The following can be attributed to Tom Shields, spokesperson for the Michigan Insurance Coalition (MIC):
We appreciate Rep. Banks’ acknowledgement that something must be done to reform no-fault insurance in Michigan. First, the Michigan Insurance Coalition should emphasize that it is not seeking a tax credit for our industry. The only way to make sure Detroit drivers are not paying among the highest rates in America is to reduce cost in the system.
Rep. Banks’ legislation, as introduced, does nothing to reduce the costs of providing no-fault insurance to Michigan drivers. In fact, the bills actually lock in the Chargemaster rate currently used by medical providers to gouge auto accident patients by charging three to five times more than other patients covered by traditional health insurance. Instead of dealing with the issue directly, the proposed legislation also appears to shift the costs to the taxpayers at a cost up to $500 million per year.
Even CPAN says in their statement, “Michigan has been in need of comprehensive no-fault reform that reduces medical costs to insurers…” We agree. The only way to reduce medical costs is to institute real cost controls. In the past, MIC has supported reasonable pricing reforms that would reimburse medical providers:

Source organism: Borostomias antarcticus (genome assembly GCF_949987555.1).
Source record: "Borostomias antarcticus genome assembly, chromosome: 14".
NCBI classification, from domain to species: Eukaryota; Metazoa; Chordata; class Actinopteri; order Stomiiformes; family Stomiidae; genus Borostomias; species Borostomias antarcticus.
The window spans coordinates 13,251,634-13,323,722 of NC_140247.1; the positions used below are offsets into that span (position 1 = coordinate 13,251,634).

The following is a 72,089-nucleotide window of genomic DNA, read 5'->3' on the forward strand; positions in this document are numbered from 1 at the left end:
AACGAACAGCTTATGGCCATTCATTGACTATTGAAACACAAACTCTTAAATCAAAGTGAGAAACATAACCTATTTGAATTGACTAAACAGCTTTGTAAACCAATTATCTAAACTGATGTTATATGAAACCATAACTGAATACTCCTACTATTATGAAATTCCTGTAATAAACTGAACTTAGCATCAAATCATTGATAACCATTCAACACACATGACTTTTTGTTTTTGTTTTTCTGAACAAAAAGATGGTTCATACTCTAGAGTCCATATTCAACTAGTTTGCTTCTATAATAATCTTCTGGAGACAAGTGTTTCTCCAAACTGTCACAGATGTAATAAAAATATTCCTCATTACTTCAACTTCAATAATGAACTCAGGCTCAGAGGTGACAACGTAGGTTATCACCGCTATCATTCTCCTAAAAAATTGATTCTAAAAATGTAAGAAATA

- At 150 percent of Medicare
- At the same rate as Workers Compensation Insurance pays
- At the same rate that the average commercial insurer like Blue Cross/Blue Shield pays
Any of these fair and reasonable reforms would result in short-term and long-term savings to Michigan drivers and make Michigan’s no-fault system more affordable to divers across the state.
MIC remains committed to reforming auto insurance in Michigan to reduce costs to drivers while still protecting the most generous benefits in America. But until lawmakers stop medical providers from overcharging auto accident patients just because they can, consumers will pay the price through disproportionately high auto insurance rates.